Jilly: The Libertine’s Legacy – A Christmas Short Story

Girl in a Red DressFive minutes to midnight. Soon the church bells would ring out across Soho to herald the arrival of Christmas Day, but for now the heart of the city lay silent. Everyone else was long gone, which was exactly the way Faith wanted it. The door was locked and the phone disconnected. This was a private celebration.

She’d set the table for one. Silver cutlery gleamed on freshly laundered damask. Caviar glistened in its crystal bowl and angels on horseback sat perfectly aligned on a porcelain plate under a shining silver dome. On the carved sideboard a two-tiered antique china cake stand held bite-sized slivers of New York cheesecake and miniature caramel-glazed eclairs.

Three minutes. Faith lifted the bottle of Dom Perignon out of the silver ice bucket and poured. Took her glass, hit ‘play’ on the remote, and walked slowly to the elaborate ormolu mirror that was her sole inheritance from her Venetian grandmother.

The opening notes of Offenbach’s beautiful barcarolle, Belle Nuit, O Nuit d’Amour, filled the tiny apartment. Aural poetry, created to echo a gondolier’s fluid, rhythmic stroke. This is for you, Nonna.

The wine was rich and dry on her tongue. Harry said champagne was a waste of money. It was overpriced, over-rated, all about the branding. In this, as in so many things, he was wrong.

He was wrong about her, too. The image that stared back at her was voluptuous, glorious even. She had curves, and the flame-colored silk dress hugged every one of them. They weren’t something to be ashamed of, dieted and exercised into submission. She had long legs, too; black silk stockings and five-inch heels made her look like a goddess, not a giraffe.

“Harry’s not a villain,” she said to her reflection, “But he’s not a hero, either. Well, not my hero, anyway.” Even if it never materialized, the possibility of love was better than the certainty of luxurious heartbreak.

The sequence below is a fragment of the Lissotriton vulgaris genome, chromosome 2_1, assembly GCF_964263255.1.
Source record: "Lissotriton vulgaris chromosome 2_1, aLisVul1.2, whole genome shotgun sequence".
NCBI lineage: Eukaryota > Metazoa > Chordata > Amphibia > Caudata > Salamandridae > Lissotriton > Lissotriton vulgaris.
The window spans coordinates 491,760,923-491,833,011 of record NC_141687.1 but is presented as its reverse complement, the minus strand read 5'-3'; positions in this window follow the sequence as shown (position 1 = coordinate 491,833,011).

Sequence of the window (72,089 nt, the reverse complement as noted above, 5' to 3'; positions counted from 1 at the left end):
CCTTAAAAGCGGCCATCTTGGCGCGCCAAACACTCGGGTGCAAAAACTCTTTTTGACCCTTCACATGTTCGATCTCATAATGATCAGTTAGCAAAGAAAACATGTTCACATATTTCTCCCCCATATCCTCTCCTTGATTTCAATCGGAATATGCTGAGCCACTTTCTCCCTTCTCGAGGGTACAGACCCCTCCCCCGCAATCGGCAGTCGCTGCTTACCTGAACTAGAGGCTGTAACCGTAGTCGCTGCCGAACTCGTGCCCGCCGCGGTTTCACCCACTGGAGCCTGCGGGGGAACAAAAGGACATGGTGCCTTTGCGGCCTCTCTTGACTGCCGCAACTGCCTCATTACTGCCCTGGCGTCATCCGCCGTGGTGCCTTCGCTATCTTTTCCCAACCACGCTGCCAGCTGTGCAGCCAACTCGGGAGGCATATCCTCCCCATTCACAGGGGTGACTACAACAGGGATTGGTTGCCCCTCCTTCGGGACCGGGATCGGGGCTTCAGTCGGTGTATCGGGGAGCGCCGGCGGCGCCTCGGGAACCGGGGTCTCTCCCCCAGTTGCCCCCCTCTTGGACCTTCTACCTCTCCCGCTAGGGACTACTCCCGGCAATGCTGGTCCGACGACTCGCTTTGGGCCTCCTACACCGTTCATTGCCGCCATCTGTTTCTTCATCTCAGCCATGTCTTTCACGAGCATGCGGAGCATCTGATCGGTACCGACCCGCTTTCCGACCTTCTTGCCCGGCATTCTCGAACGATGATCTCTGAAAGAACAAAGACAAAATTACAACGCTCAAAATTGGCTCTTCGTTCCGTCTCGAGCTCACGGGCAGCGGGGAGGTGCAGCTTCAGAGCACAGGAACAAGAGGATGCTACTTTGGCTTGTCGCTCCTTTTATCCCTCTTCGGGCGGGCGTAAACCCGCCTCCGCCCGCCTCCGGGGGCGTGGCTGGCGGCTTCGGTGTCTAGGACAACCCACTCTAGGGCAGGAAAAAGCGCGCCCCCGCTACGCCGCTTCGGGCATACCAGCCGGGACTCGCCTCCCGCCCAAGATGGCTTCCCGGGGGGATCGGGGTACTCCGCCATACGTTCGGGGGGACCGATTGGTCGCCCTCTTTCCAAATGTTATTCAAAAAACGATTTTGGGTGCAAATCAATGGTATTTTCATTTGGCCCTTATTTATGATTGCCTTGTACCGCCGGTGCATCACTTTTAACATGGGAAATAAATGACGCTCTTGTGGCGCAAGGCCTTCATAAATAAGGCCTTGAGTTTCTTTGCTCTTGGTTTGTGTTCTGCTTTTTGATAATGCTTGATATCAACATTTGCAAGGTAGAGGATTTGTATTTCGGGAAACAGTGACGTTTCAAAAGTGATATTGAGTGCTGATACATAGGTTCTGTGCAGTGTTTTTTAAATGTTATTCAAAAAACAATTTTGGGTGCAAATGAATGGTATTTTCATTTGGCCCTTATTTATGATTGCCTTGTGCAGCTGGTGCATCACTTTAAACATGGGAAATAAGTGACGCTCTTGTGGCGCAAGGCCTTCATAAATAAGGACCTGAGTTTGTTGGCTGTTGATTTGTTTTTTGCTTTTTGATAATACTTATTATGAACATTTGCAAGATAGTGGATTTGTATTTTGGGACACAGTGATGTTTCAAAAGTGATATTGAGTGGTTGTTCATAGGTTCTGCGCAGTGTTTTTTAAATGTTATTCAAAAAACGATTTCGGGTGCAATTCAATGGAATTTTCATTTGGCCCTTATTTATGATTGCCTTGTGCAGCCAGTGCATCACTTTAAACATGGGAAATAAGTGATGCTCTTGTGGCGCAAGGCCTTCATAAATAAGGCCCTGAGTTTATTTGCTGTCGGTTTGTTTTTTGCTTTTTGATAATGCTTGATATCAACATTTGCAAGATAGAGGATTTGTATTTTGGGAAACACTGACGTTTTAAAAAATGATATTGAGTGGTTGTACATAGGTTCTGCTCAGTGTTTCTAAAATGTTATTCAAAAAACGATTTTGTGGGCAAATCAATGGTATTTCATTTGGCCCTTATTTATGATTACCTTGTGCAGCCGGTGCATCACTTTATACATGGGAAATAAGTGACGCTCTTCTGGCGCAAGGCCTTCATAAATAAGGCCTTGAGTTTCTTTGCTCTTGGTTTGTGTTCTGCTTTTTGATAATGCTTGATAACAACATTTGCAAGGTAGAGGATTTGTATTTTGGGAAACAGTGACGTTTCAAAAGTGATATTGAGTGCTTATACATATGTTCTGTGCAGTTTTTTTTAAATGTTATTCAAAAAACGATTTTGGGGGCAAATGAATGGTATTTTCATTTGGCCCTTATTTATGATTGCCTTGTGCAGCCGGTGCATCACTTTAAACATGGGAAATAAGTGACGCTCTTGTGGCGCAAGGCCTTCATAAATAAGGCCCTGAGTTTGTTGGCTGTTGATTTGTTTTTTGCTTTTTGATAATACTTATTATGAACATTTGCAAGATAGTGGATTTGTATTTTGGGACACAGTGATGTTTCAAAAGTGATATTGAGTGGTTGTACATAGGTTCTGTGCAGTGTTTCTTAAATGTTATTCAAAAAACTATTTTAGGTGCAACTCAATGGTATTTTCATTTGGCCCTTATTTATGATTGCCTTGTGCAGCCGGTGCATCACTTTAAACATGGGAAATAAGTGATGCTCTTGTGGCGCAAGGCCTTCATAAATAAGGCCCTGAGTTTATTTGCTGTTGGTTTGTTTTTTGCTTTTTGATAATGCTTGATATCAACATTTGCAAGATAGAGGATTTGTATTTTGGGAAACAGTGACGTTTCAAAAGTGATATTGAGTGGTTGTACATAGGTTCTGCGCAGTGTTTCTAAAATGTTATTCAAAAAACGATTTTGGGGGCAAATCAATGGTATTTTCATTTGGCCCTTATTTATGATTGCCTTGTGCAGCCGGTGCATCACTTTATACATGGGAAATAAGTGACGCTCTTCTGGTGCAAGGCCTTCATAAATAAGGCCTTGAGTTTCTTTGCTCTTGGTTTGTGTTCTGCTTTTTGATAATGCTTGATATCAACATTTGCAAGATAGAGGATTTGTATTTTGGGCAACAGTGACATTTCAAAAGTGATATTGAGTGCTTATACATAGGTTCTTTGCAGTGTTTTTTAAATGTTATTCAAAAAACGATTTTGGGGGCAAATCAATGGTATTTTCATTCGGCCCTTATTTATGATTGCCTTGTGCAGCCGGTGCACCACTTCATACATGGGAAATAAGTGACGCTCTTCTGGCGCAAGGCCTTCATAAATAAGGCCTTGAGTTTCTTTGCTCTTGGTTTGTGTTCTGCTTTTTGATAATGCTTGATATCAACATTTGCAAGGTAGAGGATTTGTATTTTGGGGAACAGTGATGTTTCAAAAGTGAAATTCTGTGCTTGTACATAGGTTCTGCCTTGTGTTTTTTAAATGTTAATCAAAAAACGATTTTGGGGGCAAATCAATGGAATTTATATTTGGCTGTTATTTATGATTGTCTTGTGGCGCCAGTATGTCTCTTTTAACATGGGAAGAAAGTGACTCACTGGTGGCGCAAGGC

As the music swelled and the bells began to peal, the first firecracker lit up the midnight sky. Faith reached behind the mirror and slid out the note she’d found hidden there. Addressed to her, reproduced in her grandmother’s copper-plate hand, was a quote from Giacomo Casanova, spy, libertine, and legendary Venetian:

Enjoy the present, bid defiance to the future, laugh at all those reasonable beings who exercise their reason to avoid the misfortunes which they fear, destroying at the same time the pleasure that they might enjoy.

She read it out loud, and it had the solemnity of a vow.

Then she returned the note to its hiding place; drew the flawless five-carat diamond off her finger, pressed it snugly into its bed of blue velvet, closed the lid of the box, threw back her head and laughed.

——— * ———

I hope you enjoyed Faith’s story. It took a contortion or two, but I managed to shoe-horn in all the words from Elizabeth’s Christmas week short story challenge: New York, Casanova, Giraffe, Heartbreak, Horseback, Love, Poetry, Celebration, Faith, Velvet, Firecracker and Villain 🙂 .

8 thoughts on “Jilly: The Libertine’s Legacy – A Christmas Short Story

  1. Thanks, Penny! Harry is definitely history. I have a feeling 2016 is going to be an interesting year for Faith.

    Are you playing? Can’t wait to see what you come up with 🙂 .

  2. Loved it! I’ve never really written a short story. Not sure I can do it (at least before my post on Tuesday). Especially when we have Star Wars VII on the agenda today! We shall see!

    • Thanks, Justine! A short story isn’t that different from writing a scene, the fun is in deciding how to use the prompts from Elizabeth’s random word generator, and even better seeing how other people spark off the same list – loved Micki’s drug-store Casanova yesterday.

      Look forward to reading yours on Tuesday (if you have time to give it a shot), or alternatively a Star Wars review 🙂

  3. Oh, that’s lovely! I love the atmosphere, and I love that she’s an independent woman. It seems that her Christmas Eve is a launching pad to a glorious New Year.

    (-: And this is a reply to a comment you left on Elizabeth’s post that started off the Christmas Week stories . . . Casanova is fascinating. He seems like a loser when one looks at his career synopsis, but some of the particulars are quite touching. It seemed like he really loved women, and left many of them happy.

  4. Pingback: Elizabeth: Friday Writing Sprints – Brand New Year! | Eight Ladies Writing

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